To increase performance, WebLogic Server provides a feature to cache prepared statements and callable statements when you use connection pool. When WebLogic Server caches a prepared or callable statement, in many cases, the DBMS will maintain a cursor for each open statement. Hence, statement caching could be a source of the "maximum open cursors exceeded" problem. The Statement Cache Size attribute determines the total number of prepared and callable statements to cache for each connection in each instance of the connection pool. If you cache too many statements, you may exceed the limit of open cursors on your database server.


Please be aware that the default statement cache size in WebLogic Server differs from one version to another. Examples:



To determine whether the "maximum open cursors exceeded" problem is related to statement caching, you may turn this feature off by setting statement cache size to 0 or reduce the cache size to see whether you still get the error. If the problem doesn't occur when you reduce the cache size, your original statement cache size on your connection pool was too big or the limit of open cursors in your DBMS is too low. You may need to consider to adjust either value. If you see number of open cursors keeps growing on a connection but don't see this behavior when you set statement cache size to 0, it could indicate a cursor leak problem. This could be caused by the JDBC driver you are using or it could be a WebLogic Server bug. Please try a different JDBC driver. If the same problem occurs with different JDBC drivers, please report this problem to BEA so that Support engineers can further investigate it to determine whether it's a WebLogic Server bug.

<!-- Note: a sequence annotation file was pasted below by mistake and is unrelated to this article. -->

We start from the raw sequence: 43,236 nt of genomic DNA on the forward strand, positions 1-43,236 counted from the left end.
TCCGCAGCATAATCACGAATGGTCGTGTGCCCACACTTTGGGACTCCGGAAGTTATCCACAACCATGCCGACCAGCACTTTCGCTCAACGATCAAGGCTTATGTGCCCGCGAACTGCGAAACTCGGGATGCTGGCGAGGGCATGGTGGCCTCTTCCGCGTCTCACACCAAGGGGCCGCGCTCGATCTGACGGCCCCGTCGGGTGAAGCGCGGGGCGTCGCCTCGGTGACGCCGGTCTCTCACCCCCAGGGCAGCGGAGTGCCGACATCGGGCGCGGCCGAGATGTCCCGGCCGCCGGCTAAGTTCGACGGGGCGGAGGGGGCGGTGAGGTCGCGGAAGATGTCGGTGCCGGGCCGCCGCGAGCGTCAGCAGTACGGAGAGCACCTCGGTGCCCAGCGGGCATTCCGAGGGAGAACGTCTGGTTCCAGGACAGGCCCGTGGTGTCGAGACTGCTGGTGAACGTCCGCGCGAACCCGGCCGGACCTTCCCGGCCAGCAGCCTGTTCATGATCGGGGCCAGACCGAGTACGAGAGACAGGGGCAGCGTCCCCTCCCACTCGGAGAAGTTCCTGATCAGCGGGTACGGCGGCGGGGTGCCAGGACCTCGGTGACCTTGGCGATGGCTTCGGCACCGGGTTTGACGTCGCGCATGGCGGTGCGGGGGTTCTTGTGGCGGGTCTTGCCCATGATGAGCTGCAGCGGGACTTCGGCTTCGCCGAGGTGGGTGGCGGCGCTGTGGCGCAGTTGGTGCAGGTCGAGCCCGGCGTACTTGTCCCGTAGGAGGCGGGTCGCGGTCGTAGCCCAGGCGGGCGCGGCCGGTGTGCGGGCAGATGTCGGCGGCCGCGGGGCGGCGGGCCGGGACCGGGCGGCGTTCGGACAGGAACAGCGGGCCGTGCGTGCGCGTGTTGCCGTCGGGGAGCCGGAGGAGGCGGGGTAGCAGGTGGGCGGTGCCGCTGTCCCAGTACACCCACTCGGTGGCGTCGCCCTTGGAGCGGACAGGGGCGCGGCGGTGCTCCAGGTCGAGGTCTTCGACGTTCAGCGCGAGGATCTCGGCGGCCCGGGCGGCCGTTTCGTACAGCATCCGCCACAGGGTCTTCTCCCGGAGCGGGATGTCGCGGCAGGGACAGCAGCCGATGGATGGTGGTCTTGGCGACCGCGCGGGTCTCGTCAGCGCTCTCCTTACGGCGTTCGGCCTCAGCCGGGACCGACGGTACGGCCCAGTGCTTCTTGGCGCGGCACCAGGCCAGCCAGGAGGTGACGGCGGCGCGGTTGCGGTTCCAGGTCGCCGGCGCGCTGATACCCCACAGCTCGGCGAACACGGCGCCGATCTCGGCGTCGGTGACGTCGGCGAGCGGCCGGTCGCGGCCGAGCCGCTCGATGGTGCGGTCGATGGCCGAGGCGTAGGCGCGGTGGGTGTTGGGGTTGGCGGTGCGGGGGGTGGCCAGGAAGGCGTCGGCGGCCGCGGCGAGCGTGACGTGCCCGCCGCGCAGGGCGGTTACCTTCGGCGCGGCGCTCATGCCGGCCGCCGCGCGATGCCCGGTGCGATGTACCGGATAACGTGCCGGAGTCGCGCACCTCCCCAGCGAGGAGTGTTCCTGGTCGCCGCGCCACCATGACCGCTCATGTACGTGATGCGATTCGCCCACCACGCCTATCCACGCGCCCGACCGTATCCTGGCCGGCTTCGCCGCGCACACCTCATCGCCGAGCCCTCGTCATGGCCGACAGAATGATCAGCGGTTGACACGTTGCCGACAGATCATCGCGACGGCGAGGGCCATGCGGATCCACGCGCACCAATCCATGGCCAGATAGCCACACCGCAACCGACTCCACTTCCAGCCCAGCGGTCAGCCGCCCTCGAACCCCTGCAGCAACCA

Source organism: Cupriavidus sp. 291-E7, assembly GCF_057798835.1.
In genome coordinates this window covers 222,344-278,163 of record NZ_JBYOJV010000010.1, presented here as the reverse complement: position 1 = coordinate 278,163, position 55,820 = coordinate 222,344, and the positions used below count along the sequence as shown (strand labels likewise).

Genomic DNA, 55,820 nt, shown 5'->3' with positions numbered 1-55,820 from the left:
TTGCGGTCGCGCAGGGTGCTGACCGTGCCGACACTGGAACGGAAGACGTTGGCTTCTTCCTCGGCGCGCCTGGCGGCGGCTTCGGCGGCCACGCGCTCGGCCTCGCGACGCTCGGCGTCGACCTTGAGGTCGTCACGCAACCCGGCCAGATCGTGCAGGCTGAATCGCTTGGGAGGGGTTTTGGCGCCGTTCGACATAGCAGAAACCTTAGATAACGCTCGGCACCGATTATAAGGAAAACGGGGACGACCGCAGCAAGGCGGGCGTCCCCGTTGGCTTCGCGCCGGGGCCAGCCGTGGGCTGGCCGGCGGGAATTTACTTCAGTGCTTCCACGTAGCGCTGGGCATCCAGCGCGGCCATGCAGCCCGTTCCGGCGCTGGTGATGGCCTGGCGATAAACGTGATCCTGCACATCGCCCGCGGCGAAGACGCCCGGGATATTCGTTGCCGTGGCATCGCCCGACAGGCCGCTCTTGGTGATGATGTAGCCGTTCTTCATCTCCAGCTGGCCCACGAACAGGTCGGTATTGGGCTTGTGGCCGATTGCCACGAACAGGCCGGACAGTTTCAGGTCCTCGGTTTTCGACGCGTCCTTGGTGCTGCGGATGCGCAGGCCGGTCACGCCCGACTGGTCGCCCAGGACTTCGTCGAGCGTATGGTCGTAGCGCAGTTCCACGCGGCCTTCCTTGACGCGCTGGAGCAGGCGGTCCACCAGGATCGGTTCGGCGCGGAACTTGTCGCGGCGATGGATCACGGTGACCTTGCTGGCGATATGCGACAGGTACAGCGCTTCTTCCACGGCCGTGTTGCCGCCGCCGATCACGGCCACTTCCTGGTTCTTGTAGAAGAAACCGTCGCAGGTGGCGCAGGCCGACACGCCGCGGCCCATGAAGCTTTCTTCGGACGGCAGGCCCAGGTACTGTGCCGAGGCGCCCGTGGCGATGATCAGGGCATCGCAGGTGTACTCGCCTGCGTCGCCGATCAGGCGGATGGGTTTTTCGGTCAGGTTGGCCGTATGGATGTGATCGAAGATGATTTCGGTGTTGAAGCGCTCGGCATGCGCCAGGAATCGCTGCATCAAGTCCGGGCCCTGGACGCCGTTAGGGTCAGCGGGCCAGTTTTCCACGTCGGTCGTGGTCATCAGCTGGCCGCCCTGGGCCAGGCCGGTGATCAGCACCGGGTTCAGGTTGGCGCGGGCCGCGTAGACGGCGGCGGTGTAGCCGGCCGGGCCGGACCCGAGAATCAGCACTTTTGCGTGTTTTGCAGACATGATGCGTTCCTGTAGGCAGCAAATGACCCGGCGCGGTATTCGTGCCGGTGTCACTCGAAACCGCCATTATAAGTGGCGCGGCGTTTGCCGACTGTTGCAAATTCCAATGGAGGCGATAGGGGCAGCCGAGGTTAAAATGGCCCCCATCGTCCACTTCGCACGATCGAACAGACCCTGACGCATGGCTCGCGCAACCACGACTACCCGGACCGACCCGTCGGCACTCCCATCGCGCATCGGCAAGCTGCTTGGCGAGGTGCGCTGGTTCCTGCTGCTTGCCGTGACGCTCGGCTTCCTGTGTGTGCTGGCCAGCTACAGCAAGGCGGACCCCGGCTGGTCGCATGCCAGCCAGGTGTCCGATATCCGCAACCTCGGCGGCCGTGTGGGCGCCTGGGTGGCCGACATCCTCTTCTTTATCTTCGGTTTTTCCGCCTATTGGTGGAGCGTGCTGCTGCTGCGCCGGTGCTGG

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Database Driver

Another cause of the "maximum open cursors exceeded" problem could be JDBC driver problem. In order to isolate whether the problem is a driver problem or WebLogic connection pool problem, you may try the following if you have a reproducible test case.


  1. Get connection from the driver directly.
  2. In your test case, get JDBC connections directly from the driver and bypass WebLogic connection pool. Don't close the connections, however, just keep them open in an array or some other structure, and see if there is still a cursor leak. The reason of not closing connections is to simulate the behavior when connection pool is used. When using connection pool, connection.close() doesn't really close the physical connection but returns the connection to the pool, instead.


  3. Try different JDBC drivers.